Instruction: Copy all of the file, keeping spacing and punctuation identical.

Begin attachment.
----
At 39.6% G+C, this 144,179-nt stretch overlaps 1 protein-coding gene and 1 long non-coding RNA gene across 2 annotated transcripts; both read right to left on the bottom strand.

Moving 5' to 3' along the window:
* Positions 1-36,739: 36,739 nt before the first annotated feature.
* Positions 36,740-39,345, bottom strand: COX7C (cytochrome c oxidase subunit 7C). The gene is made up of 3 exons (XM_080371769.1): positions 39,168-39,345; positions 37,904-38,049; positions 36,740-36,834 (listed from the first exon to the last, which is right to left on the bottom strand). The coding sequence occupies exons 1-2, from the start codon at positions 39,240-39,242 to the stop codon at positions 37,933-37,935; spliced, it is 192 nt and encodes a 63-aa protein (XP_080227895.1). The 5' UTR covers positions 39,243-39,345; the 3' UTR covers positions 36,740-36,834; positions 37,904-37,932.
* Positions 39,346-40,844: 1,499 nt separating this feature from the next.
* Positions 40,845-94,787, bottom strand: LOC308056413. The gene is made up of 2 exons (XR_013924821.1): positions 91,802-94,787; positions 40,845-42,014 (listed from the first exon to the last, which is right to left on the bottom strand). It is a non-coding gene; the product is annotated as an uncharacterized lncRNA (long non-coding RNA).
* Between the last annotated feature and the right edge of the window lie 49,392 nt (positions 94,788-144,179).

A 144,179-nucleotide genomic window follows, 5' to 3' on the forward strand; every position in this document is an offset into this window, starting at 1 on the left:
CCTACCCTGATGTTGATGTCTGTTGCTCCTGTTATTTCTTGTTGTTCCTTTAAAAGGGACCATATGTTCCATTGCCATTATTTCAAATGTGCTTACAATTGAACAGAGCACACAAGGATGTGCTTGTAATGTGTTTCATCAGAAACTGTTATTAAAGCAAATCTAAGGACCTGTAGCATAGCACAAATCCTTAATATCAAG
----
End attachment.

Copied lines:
At 39.6% G+C, this 144,179-nt stretch overlaps 1 protein-coding gene and 1 long non-coding RNA gene across 2 annotated transcripts; both read right to left on the bottom strand.

Moving 5' to 3' along the window:
* Positions 1-36,739: 36,739 nt before the first annotated feature.
* Positions 36,740-39,345, bottom strand: COX7C (cytochrome c oxidase subunit 7C). The gene is made up of 3 exons (XM_080371769.1): positions 39,168-39,345; positions 37,904-38,049; positions 36,740-36,834 (listed from the first exon to the last, which is right to left on the bottom strand). The coding sequence occupies exons 1-2, from the start codon at positions 39,240-39,242 to the stop codon at positions 37,933-37,935; spliced, it is 192 nt and encodes a 63-aa protein (XP_080227895.1). The 5' UTR covers positions 39,243-39,345; the 3' UTR covers positions 36,740-36,834; positions 37,904-37,932.
* Positions 39,346-40,844: 1,499 nt separating this feature from the next.
* Positions 40,845-94,787, bottom strand: LOC308056413. The gene is made up of 2 exons (XR_013924821.1): positions 91,802-94,787; positions 40,845-42,014 (listed from the first exon to the last, which is right to left on the bottom strand). It is a non-coding gene; the product is annotated as an uncharacterized lncRNA (long non-coding RNA).
* Between the last annotated feature and the right edge of the window lie 49,392 nt (positions 94,788-144,179).

A 144,179-nucleotide genomic window follows, 5' to 3' on the forward strand; every position in this document is an offset into this window, starting at 1 on the left:
CCTACCCTGATGTTGATGTCTGTTGCTCCTGTTATTTCTTGTTGTTCCTTTAAAAGGGACCATATGTTCCATTGCCATTATTTCAAATGTGCTTACAATTGAACAGAGCACACAAGGATGTGCTTGTAATGTGTTTCATCAGAAACTGTTATTAAAGCAAATCTAAGGACCTGTAGCATAGCACAAATCCTTAATATCAAG